The genus Cercis (Fabaceae: Caesalpinioideae: Cercidae) consists of approximately ten species distributed in mesic to arid climates across the warm-temperate regions of both North America and Eurasia. Variation in the shape, thickness, and upper surface of the leaves of Cercis species is correlated with climate type, and several biogeographers have invoked this pattern to support or refute hypotheses bearing on the evolution of arid biomes across the Northern Hemisphere. To employ Cercis in general biogeographical models, however, presupposes that a rigorous phylogenetic estimate of the genus exists, which has not been the case. We estimated the phylogeny of Cercis with DNA sequences of the nuclear ribosomal ITS region and a portion of the chloroplast gene ndhF. The phylogenetic relationships inferred from each region accord with one another and with results from the analysis of the combined data. The combined analysis recovered a topology in which a well supported clade of North American and western Eurasian species is nested within a paraphyletic group of Chinese species. Cercis canadensis from eastern North America is more closely related to C. siliquastrum from western Eurasia than to C. occidentalis from western North America. From DIVA and character optimization analyses, we inferred that the initial intercontinental divergence event in Cercis involved mesophytic ancestors. Subsequent inferred intercontinental divergence events involving xerophytic ancestors imply a Tertiary floristic connection between the arid regions of western North America and western Eurasia, and secondary migration to mesophytic habitats in eastern North America. Calibration of branch lengths with the fossil record suggests that the North American and western Eurasian lineages diverged between 9.1 and 32 million years ago. The oldest of these values is consistent with more or less direct trans-Atlantic dispersion across a North Atlantic land bridge (>13 million years ago), whereas the youngest requires an explanation involving long distance dispersal.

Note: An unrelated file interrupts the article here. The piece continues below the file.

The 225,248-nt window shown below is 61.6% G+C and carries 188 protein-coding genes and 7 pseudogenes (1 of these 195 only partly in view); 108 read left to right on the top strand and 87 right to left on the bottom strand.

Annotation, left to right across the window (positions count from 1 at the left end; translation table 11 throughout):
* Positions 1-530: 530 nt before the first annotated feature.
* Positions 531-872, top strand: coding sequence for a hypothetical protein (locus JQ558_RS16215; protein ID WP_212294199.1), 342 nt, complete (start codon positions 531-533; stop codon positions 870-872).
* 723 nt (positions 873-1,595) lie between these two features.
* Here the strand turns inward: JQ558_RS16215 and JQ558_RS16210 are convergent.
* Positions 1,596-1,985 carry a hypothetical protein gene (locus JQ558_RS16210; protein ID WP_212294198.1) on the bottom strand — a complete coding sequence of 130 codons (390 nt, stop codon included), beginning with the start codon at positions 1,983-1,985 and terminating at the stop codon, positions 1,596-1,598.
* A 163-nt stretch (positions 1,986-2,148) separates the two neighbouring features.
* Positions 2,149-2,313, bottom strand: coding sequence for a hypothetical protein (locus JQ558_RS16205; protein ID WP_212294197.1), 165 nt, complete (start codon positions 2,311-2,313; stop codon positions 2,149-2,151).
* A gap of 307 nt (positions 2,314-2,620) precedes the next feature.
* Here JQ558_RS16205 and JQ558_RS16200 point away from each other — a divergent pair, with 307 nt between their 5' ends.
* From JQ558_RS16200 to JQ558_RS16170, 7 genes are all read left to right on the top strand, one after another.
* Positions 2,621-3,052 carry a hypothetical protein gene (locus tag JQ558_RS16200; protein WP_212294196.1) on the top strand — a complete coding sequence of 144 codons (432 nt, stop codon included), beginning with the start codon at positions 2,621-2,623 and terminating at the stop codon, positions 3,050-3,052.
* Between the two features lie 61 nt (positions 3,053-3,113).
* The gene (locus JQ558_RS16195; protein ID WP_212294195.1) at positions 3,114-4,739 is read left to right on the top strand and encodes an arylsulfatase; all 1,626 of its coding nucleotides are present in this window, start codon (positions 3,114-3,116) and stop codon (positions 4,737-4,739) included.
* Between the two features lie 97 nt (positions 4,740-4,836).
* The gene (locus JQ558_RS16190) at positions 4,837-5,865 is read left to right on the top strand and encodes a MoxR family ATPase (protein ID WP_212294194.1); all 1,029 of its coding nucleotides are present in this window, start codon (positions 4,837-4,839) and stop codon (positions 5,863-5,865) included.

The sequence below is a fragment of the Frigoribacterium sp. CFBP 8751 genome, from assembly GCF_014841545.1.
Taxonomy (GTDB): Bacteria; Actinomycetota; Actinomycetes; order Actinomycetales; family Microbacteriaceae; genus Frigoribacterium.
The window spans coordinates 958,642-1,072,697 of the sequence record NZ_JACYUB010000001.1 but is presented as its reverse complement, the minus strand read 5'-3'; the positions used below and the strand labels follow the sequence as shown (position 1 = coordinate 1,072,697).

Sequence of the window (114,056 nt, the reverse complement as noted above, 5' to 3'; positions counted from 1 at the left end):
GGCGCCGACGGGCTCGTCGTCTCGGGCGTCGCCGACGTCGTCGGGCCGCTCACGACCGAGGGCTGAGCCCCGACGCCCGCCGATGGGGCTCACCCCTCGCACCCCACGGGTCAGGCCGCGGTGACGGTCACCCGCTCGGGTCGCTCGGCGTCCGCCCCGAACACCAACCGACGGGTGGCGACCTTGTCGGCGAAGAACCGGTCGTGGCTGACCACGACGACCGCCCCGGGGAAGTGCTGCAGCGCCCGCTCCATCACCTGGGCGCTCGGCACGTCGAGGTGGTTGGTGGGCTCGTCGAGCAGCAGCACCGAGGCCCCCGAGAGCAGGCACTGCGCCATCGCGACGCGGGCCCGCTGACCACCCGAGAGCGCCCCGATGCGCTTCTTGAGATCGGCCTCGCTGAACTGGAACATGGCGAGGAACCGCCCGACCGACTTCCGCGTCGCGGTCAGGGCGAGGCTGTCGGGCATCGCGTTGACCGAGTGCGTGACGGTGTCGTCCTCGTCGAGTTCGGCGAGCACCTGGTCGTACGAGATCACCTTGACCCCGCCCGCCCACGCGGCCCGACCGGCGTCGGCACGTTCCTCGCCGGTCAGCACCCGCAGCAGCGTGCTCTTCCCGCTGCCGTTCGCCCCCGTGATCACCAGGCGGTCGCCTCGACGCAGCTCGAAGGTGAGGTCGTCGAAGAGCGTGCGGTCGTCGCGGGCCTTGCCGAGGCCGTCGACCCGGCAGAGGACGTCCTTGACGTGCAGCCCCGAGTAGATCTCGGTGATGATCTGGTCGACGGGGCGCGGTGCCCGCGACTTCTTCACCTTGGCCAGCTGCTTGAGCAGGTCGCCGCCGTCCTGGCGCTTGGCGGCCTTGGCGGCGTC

Key words: Cercis, DIVA, historical biogeography, ITS, ndhF, phylogeny